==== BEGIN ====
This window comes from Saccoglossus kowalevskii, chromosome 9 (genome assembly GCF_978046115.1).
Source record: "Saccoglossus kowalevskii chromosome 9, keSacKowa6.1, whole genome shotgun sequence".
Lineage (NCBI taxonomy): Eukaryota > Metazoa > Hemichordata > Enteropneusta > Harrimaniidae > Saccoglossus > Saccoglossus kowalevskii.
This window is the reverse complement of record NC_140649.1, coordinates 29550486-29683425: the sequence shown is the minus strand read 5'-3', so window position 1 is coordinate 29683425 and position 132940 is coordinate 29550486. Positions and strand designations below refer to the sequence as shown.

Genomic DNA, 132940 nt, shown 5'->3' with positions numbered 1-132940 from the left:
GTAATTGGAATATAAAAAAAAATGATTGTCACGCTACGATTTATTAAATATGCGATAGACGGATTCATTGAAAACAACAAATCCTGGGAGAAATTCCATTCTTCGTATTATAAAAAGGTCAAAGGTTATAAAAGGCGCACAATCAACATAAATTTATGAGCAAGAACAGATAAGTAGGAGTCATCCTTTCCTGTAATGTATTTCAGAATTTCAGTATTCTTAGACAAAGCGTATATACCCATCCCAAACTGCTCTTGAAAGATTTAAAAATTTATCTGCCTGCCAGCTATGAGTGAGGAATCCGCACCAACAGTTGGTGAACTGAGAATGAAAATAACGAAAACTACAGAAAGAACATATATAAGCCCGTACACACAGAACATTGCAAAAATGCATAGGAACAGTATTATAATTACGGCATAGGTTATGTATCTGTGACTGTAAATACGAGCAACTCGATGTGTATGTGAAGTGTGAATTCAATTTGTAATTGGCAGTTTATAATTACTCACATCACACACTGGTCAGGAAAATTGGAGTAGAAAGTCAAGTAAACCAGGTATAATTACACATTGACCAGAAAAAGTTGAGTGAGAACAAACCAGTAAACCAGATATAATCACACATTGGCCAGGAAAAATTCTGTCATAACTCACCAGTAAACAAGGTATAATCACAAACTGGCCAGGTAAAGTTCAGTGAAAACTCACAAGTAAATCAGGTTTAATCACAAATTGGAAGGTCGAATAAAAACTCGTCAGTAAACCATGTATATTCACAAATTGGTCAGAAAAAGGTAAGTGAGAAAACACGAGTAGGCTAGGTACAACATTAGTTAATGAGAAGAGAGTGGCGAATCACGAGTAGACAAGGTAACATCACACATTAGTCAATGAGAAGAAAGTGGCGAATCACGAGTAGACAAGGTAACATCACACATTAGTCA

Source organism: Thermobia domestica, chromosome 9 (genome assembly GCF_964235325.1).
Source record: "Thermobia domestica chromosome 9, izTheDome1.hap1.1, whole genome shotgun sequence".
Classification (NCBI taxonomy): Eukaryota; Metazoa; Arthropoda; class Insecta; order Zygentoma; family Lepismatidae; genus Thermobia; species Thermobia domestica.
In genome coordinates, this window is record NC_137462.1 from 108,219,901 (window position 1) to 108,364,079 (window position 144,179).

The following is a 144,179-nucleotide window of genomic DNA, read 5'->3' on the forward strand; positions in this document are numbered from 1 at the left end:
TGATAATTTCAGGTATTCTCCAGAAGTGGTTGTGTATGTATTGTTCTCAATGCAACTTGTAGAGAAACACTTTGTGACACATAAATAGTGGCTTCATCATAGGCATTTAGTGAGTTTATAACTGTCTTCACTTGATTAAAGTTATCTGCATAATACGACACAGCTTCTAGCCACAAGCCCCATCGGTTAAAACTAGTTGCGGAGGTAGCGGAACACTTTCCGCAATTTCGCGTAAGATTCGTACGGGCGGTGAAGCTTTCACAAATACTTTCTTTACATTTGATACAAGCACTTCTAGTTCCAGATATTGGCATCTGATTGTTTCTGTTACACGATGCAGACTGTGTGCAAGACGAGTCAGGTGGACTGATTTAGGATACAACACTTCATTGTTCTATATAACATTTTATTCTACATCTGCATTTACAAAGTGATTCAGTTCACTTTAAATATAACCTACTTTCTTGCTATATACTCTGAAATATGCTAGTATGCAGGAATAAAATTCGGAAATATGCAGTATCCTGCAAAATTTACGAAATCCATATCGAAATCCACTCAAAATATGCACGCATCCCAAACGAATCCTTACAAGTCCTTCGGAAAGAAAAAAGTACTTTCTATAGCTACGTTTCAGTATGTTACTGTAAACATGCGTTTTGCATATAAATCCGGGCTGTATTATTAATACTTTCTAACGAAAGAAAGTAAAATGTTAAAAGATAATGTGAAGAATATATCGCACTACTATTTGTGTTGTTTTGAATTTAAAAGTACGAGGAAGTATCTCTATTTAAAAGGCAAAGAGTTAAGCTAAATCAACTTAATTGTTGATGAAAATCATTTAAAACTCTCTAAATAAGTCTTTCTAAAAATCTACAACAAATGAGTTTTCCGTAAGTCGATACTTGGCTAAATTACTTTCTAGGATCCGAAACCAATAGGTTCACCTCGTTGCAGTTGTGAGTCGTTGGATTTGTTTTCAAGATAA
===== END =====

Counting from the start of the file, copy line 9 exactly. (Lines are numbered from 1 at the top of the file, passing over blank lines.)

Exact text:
Classification (NCBI taxonomy): Eukaryota; Metazoa; Arthropoda; class Insecta; order Zygentoma; family Lepismatidae; genus Thermobia; species Thermobia domestica.